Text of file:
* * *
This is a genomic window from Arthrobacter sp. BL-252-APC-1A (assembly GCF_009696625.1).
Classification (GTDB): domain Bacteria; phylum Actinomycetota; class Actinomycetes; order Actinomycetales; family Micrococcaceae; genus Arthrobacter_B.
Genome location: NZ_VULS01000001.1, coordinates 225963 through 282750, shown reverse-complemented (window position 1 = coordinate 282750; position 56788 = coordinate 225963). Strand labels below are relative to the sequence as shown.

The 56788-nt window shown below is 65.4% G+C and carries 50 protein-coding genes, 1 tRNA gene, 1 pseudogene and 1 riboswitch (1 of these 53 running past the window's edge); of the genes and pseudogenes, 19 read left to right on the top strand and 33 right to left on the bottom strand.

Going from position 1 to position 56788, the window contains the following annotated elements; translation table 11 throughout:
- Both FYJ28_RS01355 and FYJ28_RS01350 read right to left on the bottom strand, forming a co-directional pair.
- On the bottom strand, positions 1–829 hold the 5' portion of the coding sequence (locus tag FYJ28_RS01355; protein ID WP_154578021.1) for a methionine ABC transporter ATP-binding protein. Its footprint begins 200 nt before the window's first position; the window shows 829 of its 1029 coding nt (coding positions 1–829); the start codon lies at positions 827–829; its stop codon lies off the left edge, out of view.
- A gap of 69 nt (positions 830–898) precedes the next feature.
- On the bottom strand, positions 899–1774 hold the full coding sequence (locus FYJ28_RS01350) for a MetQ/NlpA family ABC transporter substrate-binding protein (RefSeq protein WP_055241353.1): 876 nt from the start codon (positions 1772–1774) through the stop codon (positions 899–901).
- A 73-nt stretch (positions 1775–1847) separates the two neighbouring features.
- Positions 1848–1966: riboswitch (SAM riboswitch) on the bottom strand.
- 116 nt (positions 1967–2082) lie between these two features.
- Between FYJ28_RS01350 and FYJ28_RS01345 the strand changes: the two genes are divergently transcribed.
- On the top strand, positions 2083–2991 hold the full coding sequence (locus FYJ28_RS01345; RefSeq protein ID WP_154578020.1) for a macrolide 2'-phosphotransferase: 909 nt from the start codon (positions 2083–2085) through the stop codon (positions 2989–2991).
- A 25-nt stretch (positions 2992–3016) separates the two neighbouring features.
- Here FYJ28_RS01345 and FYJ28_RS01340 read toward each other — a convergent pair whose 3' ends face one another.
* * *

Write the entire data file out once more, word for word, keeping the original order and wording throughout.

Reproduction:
This is a genomic window from Arthrobacter sp. BL-252-APC-1A (assembly GCF_009696625.1).
Classification (GTDB): domain Bacteria; phylum Actinomycetota; class Actinomycetes; order Actinomycetales; family Micrococcaceae; genus Arthrobacter_B.
Genome location: NZ_VULS01000001.1, coordinates 225963 through 282750, shown reverse-complemented (window position 1 = coordinate 282750; position 56788 = coordinate 225963). Strand labels below are relative to the sequence as shown.

The 56788-nt window shown below is 65.4% G+C and carries 50 protein-coding genes, 1 tRNA gene, 1 pseudogene and 1 riboswitch (1 of these 53 running past the window's edge); of the genes and pseudogenes, 19 read left to right on the top strand and 33 right to left on the bottom strand.

Going from position 1 to position 56788, the window contains the following annotated elements; translation table 11 throughout:
- Both FYJ28_RS01355 and FYJ28_RS01350 read right to left on the bottom strand, forming a co-directional pair.
- On the bottom strand, positions 1–829 hold the 5' portion of the coding sequence (locus tag FYJ28_RS01355; protein ID WP_154578021.1) for a methionine ABC transporter ATP-binding protein. Its footprint begins 200 nt before the window's first position; the window shows 829 of its 1029 coding nt (coding positions 1–829); the start codon lies at positions 827–829; its stop codon lies off the left edge, out of view.
- A gap of 69 nt (positions 830–898) precedes the next feature.
- On the bottom strand, positions 899–1774 hold the full coding sequence (locus FYJ28_RS01350) for a MetQ/NlpA family ABC transporter substrate-binding protein (RefSeq protein WP_055241353.1): 876 nt from the start codon (positions 1772–1774) through the stop codon (positions 899–901).
- A 73-nt stretch (positions 1775–1847) separates the two neighbouring features.
- Positions 1848–1966: riboswitch (SAM riboswitch) on the bottom strand.
- 116 nt (positions 1967–2082) lie between these two features.
- Between FYJ28_RS01350 and FYJ28_RS01345 the strand changes: the two genes are divergently transcribed.
- On the top strand, positions 2083–2991 hold the full coding sequence (locus FYJ28_RS01345; RefSeq protein ID WP_154578020.1) for a macrolide 2'-phosphotransferase: 909 nt from the start codon (positions 2083–2085) through the stop codon (positions 2989–2991).
- A 25-nt stretch (positions 2992–3016) separates the two neighbouring features.
- Here FYJ28_RS01345 and FYJ28_RS01340 read toward each other — a convergent pair whose 3' ends face one another.